The White House has capitulated to the Community for Creative Non-Violence, offering $5 million for the rehabilitation of the CCNV shelter at Second and D streets. The decision -- which also conveys the multi-million-dollar property to the District of Columbia -- was a political triumph; it ended Mitch Snyder's hunger strike; it rid the president of an embarrassment; and it provided an escape route from further federal responsibility for the sick and homeless nomads of our capital.
The White House decision preempted the work of the Health and Human Services task force that was created to find solutions to the problem of homelessness. House District Committee officials have also expressed shock; they had been striving for a comprehesive four-year agreement for $4 million to $6 million a year to provide small, manageable shelters and had already identified three suitable buildings. There is apprehension the White House may cite the CCNV grant as an excuse for avoiding responsibility and future attention to the homeless.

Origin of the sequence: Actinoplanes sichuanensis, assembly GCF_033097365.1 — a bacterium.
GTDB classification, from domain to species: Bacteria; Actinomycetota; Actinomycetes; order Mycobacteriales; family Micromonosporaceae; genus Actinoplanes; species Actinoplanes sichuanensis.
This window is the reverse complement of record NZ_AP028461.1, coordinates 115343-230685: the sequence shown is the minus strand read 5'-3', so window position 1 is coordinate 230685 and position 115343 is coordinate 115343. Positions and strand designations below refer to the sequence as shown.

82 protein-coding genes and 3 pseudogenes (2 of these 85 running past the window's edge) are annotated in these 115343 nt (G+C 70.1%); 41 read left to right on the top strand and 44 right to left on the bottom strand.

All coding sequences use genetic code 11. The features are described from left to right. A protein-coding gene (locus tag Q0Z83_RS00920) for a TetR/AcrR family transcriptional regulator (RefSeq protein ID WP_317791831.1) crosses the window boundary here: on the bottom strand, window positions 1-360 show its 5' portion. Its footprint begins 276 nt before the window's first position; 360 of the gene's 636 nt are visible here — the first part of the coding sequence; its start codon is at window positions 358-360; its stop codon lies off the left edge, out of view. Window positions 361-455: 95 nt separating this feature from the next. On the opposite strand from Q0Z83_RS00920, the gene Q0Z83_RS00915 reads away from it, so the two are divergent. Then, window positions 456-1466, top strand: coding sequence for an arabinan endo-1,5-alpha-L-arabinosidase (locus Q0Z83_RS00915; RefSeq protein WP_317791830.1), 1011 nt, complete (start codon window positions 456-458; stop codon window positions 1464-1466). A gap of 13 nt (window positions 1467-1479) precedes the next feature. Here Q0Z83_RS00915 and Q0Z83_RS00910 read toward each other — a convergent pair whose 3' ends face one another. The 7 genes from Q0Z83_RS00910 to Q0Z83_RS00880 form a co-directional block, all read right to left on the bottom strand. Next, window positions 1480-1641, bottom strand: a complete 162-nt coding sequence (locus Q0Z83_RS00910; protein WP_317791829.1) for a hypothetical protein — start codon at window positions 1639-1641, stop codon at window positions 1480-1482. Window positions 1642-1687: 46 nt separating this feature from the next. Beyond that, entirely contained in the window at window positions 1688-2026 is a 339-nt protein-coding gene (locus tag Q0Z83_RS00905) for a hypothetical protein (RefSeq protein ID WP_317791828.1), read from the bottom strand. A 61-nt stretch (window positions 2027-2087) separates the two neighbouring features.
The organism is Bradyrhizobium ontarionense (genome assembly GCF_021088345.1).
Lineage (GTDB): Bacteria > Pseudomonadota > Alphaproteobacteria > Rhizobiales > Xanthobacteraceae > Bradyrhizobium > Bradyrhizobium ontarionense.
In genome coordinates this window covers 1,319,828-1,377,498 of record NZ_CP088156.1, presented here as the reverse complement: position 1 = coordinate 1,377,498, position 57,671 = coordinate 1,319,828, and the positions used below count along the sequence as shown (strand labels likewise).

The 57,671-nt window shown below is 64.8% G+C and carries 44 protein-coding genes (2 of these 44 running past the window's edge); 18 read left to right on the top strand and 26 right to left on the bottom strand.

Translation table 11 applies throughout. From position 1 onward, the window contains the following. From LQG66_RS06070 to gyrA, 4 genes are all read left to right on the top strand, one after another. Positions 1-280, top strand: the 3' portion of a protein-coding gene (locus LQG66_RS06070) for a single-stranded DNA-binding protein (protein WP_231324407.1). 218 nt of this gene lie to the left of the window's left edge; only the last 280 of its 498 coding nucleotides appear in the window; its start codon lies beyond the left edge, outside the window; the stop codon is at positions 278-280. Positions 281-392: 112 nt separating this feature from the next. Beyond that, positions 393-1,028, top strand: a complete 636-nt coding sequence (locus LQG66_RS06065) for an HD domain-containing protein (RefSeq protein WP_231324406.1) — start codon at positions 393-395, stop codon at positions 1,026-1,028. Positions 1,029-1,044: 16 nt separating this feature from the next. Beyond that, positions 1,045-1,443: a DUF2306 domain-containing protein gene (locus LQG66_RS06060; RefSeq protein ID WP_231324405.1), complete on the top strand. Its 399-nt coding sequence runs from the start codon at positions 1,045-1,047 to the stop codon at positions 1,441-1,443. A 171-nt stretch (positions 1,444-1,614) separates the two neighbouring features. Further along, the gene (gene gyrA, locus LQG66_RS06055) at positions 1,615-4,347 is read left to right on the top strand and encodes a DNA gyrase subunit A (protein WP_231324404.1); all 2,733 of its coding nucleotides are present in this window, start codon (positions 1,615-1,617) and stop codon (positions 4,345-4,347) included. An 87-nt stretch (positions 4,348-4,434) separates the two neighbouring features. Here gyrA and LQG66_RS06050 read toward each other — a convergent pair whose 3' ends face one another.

The $5 million decision raises more questions than it answers: with many hundreds of nomadic men and women seeking shelter in churches and with caring private groups, why did the White House ignore the shelter providers who have for so long walked with the homeless and shared their burdens? Where was the leadership of Mayor Barry? What explains the long silence of D.C. Commissioner of Human Services Audrey Rowe? Did she or the mayor ever consult with Lorraine Rue, the new director of the Office of Emergency Shelter, who is charged with coordinating all resources involved with the homeless? Why was the mayor's own Advisory Commission on Homelessness kept in ignorance of the negotiations with the White House?
In fact, we might do well to question the mayor's handling of the entire affair in light of his consistent failure to meet with, consult with, inform and work in partnership with the community's experienced and responsible shelter providers.
If the mayor and his associates had listened, they might have learned that the Second Street shelter, according to officials of the D.C. Coalition for the Homeless, exemplifies the dangers of "warehousing." These officials agree that those who seek shelter among us deserve to be identified and treated as their needs require. We need small shelters, group homes and structured programs if we are to care for and facilitate the healing of the neediest in our midst. In spite of callousness in high places, I don't believe that our community is willing to settle for less.